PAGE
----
Quincke, de Musset, Duroziez, and Hill Some Aortic Regurgitations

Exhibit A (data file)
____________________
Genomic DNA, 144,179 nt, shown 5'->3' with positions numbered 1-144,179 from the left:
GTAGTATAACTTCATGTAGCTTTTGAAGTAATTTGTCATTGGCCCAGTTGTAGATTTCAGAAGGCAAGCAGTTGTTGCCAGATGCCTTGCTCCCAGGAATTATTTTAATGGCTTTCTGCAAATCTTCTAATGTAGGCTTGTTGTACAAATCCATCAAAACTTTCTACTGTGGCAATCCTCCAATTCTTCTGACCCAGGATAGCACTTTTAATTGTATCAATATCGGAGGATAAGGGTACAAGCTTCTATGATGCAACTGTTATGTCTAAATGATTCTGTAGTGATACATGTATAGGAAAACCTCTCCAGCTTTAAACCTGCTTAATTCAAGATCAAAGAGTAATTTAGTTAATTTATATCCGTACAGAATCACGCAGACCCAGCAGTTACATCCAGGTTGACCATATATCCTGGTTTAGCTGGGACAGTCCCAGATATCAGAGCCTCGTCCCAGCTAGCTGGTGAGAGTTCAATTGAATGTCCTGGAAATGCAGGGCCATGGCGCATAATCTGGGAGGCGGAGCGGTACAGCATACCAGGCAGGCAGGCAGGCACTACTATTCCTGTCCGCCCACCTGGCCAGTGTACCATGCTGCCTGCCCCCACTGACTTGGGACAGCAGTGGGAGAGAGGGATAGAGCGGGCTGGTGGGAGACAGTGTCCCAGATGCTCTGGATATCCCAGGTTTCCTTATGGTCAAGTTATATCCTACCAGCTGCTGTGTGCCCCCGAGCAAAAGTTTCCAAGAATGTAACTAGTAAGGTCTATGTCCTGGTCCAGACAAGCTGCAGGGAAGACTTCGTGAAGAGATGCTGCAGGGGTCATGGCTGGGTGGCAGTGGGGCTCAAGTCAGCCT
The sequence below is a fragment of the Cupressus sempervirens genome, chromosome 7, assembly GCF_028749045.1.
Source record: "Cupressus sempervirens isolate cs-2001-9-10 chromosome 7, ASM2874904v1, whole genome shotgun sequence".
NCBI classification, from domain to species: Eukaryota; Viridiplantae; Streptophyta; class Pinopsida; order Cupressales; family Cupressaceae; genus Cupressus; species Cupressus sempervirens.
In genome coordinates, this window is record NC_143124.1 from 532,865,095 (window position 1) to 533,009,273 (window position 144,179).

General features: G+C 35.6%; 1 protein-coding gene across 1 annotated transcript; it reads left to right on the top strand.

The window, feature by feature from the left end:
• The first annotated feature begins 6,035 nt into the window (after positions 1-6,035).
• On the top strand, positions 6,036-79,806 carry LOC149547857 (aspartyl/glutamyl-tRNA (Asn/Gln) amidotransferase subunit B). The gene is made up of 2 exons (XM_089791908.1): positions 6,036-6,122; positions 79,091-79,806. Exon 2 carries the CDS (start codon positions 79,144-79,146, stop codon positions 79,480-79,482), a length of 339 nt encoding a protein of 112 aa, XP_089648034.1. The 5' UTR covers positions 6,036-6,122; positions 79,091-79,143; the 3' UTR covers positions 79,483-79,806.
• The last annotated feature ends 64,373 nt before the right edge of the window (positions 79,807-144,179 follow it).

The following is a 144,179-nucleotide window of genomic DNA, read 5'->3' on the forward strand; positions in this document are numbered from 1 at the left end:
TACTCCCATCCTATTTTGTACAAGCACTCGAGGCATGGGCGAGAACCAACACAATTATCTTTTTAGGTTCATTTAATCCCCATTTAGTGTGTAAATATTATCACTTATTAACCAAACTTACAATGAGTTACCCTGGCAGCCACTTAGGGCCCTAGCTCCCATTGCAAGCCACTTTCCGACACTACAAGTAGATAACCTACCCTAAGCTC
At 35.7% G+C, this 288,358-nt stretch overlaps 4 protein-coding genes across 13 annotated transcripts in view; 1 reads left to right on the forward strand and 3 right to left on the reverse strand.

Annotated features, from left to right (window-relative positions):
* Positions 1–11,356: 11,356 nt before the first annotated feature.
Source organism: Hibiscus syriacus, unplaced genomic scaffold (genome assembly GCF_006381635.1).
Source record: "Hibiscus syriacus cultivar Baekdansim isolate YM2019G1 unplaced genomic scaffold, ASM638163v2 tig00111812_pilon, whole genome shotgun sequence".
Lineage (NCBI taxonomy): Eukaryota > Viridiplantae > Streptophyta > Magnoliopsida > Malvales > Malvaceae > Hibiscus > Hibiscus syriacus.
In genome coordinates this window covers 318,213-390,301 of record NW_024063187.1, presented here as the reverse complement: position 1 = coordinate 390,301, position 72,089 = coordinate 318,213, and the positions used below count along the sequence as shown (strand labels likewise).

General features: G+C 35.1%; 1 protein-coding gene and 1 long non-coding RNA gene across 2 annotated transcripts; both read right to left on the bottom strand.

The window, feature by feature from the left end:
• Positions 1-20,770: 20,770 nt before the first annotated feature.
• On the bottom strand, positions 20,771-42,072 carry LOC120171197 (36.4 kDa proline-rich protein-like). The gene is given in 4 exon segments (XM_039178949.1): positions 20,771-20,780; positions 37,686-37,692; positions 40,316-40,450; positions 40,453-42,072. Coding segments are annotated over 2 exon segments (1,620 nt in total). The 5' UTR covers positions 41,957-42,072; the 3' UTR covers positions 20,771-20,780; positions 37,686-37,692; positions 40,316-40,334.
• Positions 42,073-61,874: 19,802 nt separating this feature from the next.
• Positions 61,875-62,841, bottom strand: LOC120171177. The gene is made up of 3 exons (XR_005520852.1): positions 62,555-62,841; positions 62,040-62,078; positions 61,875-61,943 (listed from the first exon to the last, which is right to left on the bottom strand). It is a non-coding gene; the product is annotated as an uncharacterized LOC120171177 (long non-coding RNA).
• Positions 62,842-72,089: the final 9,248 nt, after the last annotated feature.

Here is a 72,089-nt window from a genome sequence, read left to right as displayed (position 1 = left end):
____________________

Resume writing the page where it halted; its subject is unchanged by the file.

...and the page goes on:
Four peripheral signs of aortic insufficiency are considered in terms of their original descriptions, their present popularity, and their potential future clinical contribution. It is concluded that: (1) Quinckes capillary pulse sign is not useful. (2) de Mussets head bobbing sign is of undetermined but apparently low sensitivity and specificity. (3) Duroziezs femoral double intermittent murmur sign, as modified by Blumgart and Ernstene, is almost 100% specific for the diagnosis of aortic insufficiency. Since its sensitivity, when properly performed, is about 90%, especially in pure aortic insufficiency, it is highly recommended. (4) Hills sign (a popliteal indirect systolic blood pressure which is 20 mm Hg greater than a simultaneously measured brachial indirect systolic blood pressure) though almost unknown, is useful in diagnosing all but the mild cases of aortic insufficiency, and is the only sign that may predict the degree of aortic insufficiency subsequently found angiographically.

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